Successful Investing

Putting it all together
The steps necessary to become a successful private investor can be summarised as follows -

  1. Devote at least four hours a week to investment.
  2. Read a primer.
  3. Read three further books, including The Zulu Principle, as shown in detail in recommended reading.
  4. Consider joining an investment club to widen your circle of competence and add to your overall strength and know-how. Within every club there is always a ‘faster gun’ – someone who knows more about investment than the other members and can add knowledge of the group. Also, in a club, it is easiest to stick to a discipline and to gain moral support from other members. Last, but not least, the cost of newsletters and necessary investment services like Company REFS can be shared to reduce the expense to a very affordable level per member.
    Anyone interested in joining an investment club or forming one should contact ProShare. In particular they should obtain a copy of the ProShare Manual, which explains everything they need to know about investment clubs.
  5. Apply The Zulu Principle by concentrating on a particular approach that suits your temperament and abilities. I recommend growth shares, but many investors prefer high-yielders or recovery stocks. Another way of applying The Zulu Principle is to concentrate on a particular sector or sectors and become expert in a relatively narrow area of the market.  Develop a method of investing that you can hone and temper with experience. Look at it like improving a golf swing. Once your swing (method) is right, your game (portfolio performance) should improve.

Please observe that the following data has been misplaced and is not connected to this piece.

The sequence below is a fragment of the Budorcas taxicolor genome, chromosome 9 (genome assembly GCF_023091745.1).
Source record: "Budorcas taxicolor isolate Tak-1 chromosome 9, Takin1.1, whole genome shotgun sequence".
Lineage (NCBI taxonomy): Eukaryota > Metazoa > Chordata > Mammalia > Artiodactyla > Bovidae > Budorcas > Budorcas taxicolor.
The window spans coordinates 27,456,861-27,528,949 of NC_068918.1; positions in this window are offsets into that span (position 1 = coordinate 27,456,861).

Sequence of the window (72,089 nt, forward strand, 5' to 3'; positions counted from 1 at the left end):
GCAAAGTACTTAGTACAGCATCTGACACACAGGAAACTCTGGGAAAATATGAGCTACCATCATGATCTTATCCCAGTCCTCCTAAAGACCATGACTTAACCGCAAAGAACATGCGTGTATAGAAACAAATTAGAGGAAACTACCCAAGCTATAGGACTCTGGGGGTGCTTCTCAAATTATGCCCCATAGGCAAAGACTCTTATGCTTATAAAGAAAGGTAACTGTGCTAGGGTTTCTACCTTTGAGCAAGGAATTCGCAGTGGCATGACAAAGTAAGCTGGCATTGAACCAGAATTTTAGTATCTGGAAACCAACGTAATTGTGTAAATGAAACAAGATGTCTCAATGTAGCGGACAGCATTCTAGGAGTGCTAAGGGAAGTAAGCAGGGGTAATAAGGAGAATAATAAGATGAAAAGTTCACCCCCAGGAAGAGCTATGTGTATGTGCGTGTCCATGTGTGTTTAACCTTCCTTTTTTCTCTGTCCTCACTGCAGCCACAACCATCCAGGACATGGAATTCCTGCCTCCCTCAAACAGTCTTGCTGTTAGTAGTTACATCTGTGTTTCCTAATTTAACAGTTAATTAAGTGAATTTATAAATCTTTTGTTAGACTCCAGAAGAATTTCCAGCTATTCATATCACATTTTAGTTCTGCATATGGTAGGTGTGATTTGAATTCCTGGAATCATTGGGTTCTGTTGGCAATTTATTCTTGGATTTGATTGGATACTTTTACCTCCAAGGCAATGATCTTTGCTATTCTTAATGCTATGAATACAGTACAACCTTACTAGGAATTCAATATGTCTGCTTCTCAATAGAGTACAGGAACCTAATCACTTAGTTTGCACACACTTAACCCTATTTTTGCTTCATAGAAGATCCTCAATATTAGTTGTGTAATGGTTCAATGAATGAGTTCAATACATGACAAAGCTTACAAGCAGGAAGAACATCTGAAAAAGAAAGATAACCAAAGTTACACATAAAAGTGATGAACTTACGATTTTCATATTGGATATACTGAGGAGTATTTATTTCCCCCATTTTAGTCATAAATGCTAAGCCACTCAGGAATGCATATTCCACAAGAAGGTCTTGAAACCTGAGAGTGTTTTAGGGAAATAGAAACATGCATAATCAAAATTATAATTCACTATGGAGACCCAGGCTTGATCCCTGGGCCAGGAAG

6. Read the Financial Times daily if possible. If you cannot spare the time, at least, be sure of reading the Saturday edition which summarises the week’s activities and gives most share prices.
  7. Subscribe to the Investors Chronicle and MoneyWeek and read them both carefully.
  8. As you progress obtain access to reliable investment information from a publication such as Company REFS.
  9. Keep in close touch with your portfolio through a reliable online service such as Digital Look.
  10. Do not spend too much time worrying about the market as a whole. Investment is the art of the specific and selection is much more important than timing. If you find that your investments are causing you sleepless nights, sell a few shares down to your sleep level. When you select the shares to be sold, choose the most speculative and those with the highest PEGs. This will improve the margin of safety of your residual portfolio.
  11. Run profits and cut losses. This way your losses will always be small and profits should be big. Running profits is also very tax-efficient.
  12. If you can spare the time try to attend an investment class or seminar. The cost should be looked upon as a kind of one-off capital investment that should help to improve the performance of your portfolio over a long period.
  13. Measure your performance against the market at least once a month and preferably more frequently. There will be times when the market beats you, so do not be phased by a few bad weeks. Keep a running check year by year. If, after a few years, you are failing to beat the market, you would be advised to delegate the investment of your portfolio to a professional manager with a good track record, through the medium of a unit or investment trust.

Jim Slater